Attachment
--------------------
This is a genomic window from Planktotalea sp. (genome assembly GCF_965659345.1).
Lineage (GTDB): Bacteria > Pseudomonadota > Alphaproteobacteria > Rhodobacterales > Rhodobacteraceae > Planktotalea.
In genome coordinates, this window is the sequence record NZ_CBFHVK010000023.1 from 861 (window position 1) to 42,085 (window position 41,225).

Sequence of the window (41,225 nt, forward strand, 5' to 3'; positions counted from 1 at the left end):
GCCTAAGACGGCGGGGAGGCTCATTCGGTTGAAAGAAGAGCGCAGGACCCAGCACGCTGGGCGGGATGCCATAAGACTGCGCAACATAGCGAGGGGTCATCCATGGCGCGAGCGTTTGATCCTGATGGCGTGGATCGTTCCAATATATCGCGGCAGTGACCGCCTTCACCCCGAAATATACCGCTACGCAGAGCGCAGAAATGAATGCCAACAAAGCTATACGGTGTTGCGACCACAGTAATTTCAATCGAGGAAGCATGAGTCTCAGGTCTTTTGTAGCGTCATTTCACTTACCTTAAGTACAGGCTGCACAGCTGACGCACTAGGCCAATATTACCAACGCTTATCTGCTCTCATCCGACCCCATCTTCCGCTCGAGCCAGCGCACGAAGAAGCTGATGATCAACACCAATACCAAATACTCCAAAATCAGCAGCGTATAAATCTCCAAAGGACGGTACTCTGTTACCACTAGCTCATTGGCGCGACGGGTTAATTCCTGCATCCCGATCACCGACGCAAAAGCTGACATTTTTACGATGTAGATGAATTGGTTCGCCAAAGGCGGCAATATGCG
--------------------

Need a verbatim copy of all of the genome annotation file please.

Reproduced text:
This is a genomic window from Planktotalea sp. (genome assembly GCF_965659345.1).
Lineage (GTDB): Bacteria > Pseudomonadota > Alphaproteobacteria > Rhodobacterales > Rhodobacteraceae > Planktotalea.
In genome coordinates, this window is the sequence record NZ_CBFHVK010000023.1 from 861 (window position 1) to 42,085 (window position 41,225).

Sequence of the window (41,225 nt, forward strand, 5' to 3'; positions counted from 1 at the left end):
GCCTAAGACGGCGGGGAGGCTCATTCGGTTGAAAGAAGAGCGCAGGACCCAGCACGCTGGGCGGGATGCCATAAGACTGCGCAACATAGCGAGGGGTCATCCATGGCGCGAGCGTTTGATCCTGATGGCGTGGATCGTTCCAATATATCGCGGCAGTGACCGCCTTCACCCCGAAATATACCGCTACGCAGAGCGCAGAAATGAATGCCAACAAAGCTATACGGTGTTGCGACCACAGTAATTTCAATCGAGGAAGCATGAGTCTCAGGTCTTTTGTAGCGTCATTTCACTTACCTTAAGTACAGGCTGCACAGCTGACGCACTAGGCCAATATTACCAACGCTTATCTGCTCTCATCCGACCCCATCTTCCGCTCGAGCCAGCGCACGAAGAAGCTGATGATCAACACCAATACCAAATACTCCAAAATCAGCAGCGTATAAATCTCCAAAGGACGGTACTCTGTTACCACTAGCTCATTGGCGCGACGGGTTAATTCCTGCATCCCGATCACCGACGCAAAAGCTGACATTTTTACGATGTAGATGAATTGGTTCGCCAAAGGCGGCAATATGCG